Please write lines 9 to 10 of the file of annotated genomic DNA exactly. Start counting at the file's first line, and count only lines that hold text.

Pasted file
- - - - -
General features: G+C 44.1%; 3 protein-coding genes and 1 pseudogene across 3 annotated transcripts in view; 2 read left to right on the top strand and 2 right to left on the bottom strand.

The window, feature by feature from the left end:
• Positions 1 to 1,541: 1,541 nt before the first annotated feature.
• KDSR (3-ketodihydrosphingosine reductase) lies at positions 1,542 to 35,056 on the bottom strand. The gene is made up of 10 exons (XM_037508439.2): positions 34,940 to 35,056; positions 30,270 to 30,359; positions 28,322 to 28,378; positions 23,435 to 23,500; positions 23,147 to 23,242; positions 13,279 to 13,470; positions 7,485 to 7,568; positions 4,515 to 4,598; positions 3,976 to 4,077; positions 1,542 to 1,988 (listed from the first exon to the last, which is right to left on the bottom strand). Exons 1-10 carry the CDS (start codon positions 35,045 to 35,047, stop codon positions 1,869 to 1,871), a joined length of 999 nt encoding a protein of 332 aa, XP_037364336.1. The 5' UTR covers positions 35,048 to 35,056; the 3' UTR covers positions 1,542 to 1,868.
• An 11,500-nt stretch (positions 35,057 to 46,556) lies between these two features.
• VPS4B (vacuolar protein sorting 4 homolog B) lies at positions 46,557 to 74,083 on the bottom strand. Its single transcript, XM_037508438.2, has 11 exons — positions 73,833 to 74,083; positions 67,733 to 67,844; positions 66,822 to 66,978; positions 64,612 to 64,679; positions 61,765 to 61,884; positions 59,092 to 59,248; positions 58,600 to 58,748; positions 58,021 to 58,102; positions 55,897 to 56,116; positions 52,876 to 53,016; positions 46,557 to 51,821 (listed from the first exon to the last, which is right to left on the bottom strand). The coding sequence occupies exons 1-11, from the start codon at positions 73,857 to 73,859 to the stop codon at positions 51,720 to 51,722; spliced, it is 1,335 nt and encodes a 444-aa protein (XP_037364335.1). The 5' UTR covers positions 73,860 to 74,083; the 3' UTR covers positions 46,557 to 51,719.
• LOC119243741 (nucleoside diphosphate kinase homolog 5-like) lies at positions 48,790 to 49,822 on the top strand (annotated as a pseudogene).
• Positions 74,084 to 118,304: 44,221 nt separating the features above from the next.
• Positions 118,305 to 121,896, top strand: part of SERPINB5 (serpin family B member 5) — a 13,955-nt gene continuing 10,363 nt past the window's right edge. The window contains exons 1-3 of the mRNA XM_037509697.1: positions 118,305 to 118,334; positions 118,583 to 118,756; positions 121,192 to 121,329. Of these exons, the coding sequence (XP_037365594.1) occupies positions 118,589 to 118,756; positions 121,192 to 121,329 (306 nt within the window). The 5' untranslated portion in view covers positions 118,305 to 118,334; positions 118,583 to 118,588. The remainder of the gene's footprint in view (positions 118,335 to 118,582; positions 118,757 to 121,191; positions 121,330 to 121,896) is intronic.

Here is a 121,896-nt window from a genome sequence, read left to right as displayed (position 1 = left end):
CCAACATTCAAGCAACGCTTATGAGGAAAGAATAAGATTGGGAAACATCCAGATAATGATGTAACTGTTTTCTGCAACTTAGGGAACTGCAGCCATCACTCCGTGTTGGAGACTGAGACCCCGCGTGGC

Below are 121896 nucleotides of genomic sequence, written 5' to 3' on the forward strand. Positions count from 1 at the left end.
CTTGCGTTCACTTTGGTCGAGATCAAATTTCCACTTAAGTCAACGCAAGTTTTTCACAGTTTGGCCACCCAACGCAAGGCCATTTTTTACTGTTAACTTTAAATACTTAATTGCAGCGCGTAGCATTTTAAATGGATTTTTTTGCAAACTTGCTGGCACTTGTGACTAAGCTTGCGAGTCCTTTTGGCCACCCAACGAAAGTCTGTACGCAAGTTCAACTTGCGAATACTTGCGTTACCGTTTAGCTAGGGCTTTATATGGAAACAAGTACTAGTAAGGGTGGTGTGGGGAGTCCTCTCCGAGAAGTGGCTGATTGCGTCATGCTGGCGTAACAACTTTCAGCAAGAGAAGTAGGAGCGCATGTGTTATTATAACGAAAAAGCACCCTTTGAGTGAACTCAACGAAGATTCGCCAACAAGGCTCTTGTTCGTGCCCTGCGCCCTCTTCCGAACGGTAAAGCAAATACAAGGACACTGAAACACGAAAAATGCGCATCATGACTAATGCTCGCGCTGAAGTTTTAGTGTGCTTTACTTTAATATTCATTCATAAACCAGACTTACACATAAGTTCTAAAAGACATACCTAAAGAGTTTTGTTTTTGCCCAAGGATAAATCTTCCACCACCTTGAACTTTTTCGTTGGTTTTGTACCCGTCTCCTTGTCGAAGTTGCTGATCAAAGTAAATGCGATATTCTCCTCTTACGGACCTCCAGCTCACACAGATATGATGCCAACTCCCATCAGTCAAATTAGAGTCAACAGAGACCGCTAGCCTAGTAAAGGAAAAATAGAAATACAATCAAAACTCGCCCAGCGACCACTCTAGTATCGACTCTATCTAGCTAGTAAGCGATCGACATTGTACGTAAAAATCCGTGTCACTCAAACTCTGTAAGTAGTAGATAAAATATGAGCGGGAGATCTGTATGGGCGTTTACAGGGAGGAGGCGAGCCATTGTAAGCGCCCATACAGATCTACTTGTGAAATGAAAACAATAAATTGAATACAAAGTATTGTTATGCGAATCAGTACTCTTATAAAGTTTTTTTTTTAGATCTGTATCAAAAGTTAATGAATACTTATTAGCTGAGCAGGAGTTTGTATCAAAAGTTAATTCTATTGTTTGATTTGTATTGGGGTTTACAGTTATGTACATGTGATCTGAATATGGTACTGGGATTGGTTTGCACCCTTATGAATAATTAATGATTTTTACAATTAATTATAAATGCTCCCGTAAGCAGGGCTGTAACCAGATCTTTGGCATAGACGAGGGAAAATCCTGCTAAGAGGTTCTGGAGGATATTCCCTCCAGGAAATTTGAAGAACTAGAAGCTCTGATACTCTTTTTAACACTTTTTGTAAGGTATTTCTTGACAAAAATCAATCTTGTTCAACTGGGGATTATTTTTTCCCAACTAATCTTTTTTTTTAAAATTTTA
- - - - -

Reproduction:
• Positions 118,305 to 121,896, top strand: part of SERPINB5 (serpin family B member 5) — a 13,955-nt gene continuing 10,363 nt past the window's right edge. The window contains exons 1-3 of the mRNA XM_037509697.1: positions 118,305 to 118,334; positions 118,583 to 118,756; positions 121,192 to 121,329. Of these exons, the coding sequence (XP_037365594.1) occupies positions 118,589 to 118,756; positions 121,192 to 121,329 (306 nt within the window). The 5' untranslated portion in view covers positions 118,305 to 118,334; positions 118,583 to 118,588. The remainder of the gene's footprint in view (positions 118,335 to 118,582; positions 118,757 to 121,191; positions 121,330 to 121,896) is intronic.

Here is a 121,896-nt window from a genome sequence, read left to right as displayed (position 1 = left end):